There needs to be clarification between trustees and advisers over whose responsibility it is to manage compliance inside SMSFS, says a compliance consultant.
In a statement, Australian Superannuation and Compliance (ASC) said the current situation regarding managing responsibility for compliance inside SMSFs is a “fuzzy area” since both advisers and trustees point at each other to claim responsibility.
“The trustee maintains it is the role of the adviser whilst the adviser believes it’s the function of the trustee,” ASC founder and director Ravi Subramaniam said.
“With hefty ATO tax penalties of up to 47 per cent plus the Medicare levy on the total value of the SMSF, it is an immensely important area that demands clarity and certainty for investors,” he said.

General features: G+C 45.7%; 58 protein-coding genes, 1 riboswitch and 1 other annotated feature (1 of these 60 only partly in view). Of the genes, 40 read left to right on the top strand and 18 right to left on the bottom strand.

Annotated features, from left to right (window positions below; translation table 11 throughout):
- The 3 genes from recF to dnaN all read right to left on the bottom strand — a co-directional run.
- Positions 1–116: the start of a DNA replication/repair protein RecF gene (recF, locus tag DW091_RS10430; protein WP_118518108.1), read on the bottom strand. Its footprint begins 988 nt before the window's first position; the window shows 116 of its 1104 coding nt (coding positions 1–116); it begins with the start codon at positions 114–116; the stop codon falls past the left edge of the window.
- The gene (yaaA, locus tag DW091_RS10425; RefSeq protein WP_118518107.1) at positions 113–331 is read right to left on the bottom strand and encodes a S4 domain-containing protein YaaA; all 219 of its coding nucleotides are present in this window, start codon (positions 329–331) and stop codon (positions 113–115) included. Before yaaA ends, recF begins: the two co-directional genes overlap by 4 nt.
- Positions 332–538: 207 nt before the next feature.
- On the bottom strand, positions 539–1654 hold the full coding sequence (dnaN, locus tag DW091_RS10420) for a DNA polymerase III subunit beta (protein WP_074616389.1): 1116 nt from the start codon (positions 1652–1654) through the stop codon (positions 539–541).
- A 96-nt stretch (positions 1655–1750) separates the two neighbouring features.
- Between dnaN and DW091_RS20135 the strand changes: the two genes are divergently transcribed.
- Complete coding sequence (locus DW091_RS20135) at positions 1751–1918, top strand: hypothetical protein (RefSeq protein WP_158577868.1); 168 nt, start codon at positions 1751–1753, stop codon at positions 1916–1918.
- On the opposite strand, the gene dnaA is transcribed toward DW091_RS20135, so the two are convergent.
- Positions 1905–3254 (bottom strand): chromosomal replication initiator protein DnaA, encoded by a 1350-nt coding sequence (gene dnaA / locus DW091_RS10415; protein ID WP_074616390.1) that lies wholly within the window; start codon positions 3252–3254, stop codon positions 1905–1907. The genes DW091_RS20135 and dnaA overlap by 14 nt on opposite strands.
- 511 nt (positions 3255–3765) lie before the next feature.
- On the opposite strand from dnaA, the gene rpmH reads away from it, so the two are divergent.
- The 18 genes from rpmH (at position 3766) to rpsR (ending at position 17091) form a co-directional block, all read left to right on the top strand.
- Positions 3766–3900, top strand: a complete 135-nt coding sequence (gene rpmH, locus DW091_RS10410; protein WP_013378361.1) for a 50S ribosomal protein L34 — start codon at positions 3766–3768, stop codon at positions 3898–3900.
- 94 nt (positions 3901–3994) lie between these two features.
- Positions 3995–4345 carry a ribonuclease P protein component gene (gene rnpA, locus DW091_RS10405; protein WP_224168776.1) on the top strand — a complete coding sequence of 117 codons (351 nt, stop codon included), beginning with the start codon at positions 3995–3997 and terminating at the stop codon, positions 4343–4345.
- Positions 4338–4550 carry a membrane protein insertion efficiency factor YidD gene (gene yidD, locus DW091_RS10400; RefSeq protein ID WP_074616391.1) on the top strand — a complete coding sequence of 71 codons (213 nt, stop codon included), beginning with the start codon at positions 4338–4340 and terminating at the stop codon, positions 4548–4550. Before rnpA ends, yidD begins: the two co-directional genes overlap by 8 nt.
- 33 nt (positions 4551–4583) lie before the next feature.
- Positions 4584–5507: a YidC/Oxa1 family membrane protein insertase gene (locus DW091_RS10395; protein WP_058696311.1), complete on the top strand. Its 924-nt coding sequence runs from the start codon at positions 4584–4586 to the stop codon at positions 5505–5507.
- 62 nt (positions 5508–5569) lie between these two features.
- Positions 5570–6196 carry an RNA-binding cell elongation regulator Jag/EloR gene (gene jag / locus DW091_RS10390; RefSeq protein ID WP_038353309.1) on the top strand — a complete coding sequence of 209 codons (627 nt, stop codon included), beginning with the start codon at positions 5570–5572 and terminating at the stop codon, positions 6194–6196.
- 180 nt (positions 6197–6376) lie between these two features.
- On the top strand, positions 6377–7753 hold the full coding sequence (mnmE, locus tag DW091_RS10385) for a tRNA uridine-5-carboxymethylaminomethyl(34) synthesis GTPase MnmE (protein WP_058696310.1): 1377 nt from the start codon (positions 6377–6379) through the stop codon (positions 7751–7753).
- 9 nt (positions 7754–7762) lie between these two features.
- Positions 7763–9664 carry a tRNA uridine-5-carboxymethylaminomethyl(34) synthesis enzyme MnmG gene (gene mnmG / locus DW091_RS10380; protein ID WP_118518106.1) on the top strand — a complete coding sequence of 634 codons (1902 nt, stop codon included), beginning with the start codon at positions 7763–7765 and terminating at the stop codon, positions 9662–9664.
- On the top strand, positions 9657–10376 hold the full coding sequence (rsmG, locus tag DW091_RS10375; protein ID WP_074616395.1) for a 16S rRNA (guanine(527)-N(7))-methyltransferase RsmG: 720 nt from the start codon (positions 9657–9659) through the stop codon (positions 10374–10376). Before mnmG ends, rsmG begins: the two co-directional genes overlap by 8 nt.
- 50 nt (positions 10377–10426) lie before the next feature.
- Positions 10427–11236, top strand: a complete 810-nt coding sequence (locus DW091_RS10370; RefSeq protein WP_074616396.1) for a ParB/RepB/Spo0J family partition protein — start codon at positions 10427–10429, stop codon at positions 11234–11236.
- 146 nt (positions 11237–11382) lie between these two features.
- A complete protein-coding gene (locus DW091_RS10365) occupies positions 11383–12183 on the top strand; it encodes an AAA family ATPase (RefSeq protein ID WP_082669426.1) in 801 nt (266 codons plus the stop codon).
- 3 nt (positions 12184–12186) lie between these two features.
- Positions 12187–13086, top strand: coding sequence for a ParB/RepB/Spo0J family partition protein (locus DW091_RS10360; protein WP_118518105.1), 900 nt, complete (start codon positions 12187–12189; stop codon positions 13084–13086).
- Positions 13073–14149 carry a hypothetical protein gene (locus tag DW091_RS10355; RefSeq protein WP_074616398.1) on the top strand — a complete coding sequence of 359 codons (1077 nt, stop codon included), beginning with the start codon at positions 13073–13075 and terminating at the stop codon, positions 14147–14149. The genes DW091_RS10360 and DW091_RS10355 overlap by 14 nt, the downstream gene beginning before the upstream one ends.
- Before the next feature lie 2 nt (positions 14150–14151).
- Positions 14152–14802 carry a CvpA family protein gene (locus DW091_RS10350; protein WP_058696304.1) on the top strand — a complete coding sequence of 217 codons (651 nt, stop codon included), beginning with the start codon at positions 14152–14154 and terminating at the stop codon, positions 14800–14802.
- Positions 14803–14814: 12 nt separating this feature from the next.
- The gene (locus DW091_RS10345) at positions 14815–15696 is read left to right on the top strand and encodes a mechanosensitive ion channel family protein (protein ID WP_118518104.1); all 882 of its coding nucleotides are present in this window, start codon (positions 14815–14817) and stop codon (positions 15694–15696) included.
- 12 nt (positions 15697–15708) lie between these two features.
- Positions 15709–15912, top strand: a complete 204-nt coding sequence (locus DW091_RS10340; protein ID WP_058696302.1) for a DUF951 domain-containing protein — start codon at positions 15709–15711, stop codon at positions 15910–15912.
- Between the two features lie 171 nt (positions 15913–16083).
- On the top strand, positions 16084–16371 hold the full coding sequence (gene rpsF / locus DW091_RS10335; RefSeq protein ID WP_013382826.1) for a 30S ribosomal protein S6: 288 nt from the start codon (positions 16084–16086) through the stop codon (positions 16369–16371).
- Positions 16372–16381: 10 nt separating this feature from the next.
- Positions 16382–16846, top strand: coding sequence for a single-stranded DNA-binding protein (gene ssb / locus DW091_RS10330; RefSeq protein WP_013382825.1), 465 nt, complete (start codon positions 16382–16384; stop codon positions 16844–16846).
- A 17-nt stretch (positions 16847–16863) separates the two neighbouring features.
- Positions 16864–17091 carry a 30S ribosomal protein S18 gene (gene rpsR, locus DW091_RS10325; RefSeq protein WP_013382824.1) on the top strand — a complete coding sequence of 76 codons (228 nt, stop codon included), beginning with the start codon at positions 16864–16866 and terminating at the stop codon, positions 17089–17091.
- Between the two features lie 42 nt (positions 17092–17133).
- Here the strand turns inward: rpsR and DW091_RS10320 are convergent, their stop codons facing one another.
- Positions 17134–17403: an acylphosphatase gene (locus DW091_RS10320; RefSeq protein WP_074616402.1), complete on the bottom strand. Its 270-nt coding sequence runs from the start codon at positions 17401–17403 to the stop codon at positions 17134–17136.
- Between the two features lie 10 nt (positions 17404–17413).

Mr Subramaniam said the current “stalemate” between advisers and trustees over managing SMSF compliance means the problem ends up with the administrator.
“Currently there is no requirement to disclose who is responsible for the SMSF compliance as ultimately it all falls into the lap of the trustees as per the regulations,” Mr Subramaniam said.
“But herein is the problem: Each SMSF trustee is different and there is no consistency in whom they use as their service providers, i.e. investment adviser, financial planner, accountant or administrator,” he said.
“SMSF administration and compliance is an area that demands many years of experience in order to provide this service and facility competently,” Mr Subramaniam added.
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